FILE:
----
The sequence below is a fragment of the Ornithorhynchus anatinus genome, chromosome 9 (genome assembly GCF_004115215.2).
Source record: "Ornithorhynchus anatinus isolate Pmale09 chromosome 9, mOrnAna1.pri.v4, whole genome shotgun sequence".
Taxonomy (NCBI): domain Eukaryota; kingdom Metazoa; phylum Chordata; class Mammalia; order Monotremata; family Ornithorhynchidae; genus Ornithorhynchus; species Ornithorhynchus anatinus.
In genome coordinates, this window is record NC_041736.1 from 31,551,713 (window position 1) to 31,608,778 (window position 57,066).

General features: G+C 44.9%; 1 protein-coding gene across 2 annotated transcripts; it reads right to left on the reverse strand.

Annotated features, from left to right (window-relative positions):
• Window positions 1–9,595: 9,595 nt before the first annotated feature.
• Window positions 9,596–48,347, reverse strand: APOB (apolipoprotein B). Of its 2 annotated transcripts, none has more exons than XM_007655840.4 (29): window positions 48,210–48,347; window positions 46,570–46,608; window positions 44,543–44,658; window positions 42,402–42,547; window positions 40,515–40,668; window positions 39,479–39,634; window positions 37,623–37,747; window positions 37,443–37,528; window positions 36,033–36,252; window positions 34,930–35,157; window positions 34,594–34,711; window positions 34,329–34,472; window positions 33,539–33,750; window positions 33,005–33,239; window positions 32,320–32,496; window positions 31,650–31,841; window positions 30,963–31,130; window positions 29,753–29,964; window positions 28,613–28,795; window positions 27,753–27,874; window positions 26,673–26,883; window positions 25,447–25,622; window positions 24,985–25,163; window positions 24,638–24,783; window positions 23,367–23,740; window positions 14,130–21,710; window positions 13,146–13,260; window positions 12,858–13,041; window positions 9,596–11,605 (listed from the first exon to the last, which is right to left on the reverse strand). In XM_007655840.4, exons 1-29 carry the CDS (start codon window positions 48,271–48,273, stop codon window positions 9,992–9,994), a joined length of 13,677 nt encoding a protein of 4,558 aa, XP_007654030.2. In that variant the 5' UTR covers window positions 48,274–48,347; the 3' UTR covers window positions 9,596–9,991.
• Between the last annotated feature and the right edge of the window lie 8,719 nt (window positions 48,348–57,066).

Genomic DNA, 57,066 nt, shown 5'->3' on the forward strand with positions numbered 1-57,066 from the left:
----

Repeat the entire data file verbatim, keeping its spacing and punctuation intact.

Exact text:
The sequence below is a fragment of the Ornithorhynchus anatinus genome, chromosome 9 (genome assembly GCF_004115215.2).
Source record: "Ornithorhynchus anatinus isolate Pmale09 chromosome 9, mOrnAna1.pri.v4, whole genome shotgun sequence".
Taxonomy (NCBI): domain Eukaryota; kingdom Metazoa; phylum Chordata; class Mammalia; order Monotremata; family Ornithorhynchidae; genus Ornithorhynchus; species Ornithorhynchus anatinus.
In genome coordinates, this window is record NC_041736.1 from 31,551,713 (window position 1) to 31,608,778 (window position 57,066).

General features: G+C 44.9%; 1 protein-coding gene across 2 annotated transcripts; it reads right to left on the reverse strand.

Annotated features, from left to right (window-relative positions):
• Window positions 1–9,595: 9,595 nt before the first annotated feature.
• Window positions 9,596–48,347, reverse strand: APOB (apolipoprotein B). Of its 2 annotated transcripts, none has more exons than XM_007655840.4 (29): window positions 48,210–48,347; window positions 46,570–46,608; window positions 44,543–44,658; window positions 42,402–42,547; window positions 40,515–40,668; window positions 39,479–39,634; window positions 37,623–37,747; window positions 37,443–37,528; window positions 36,033–36,252; window positions 34,930–35,157; window positions 34,594–34,711; window positions 34,329–34,472; window positions 33,539–33,750; window positions 33,005–33,239; window positions 32,320–32,496; window positions 31,650–31,841; window positions 30,963–31,130; window positions 29,753–29,964; window positions 28,613–28,795; window positions 27,753–27,874; window positions 26,673–26,883; window positions 25,447–25,622; window positions 24,985–25,163; window positions 24,638–24,783; window positions 23,367–23,740; window positions 14,130–21,710; window positions 13,146–13,260; window positions 12,858–13,041; window positions 9,596–11,605 (listed from the first exon to the last, which is right to left on the reverse strand). In XM_007655840.4, exons 1-29 carry the CDS (start codon window positions 48,271–48,273, stop codon window positions 9,992–9,994), a joined length of 13,677 nt encoding a protein of 4,558 aa, XP_007654030.2. In that variant the 5' UTR covers window positions 48,274–48,347; the 3' UTR covers window positions 9,596–9,991.
• Between the last annotated feature and the right edge of the window lie 8,719 nt (window positions 48,348–57,066).

Genomic DNA, 57,066 nt, shown 5'->3' on the forward strand with positions numbered 1-57,066 from the left: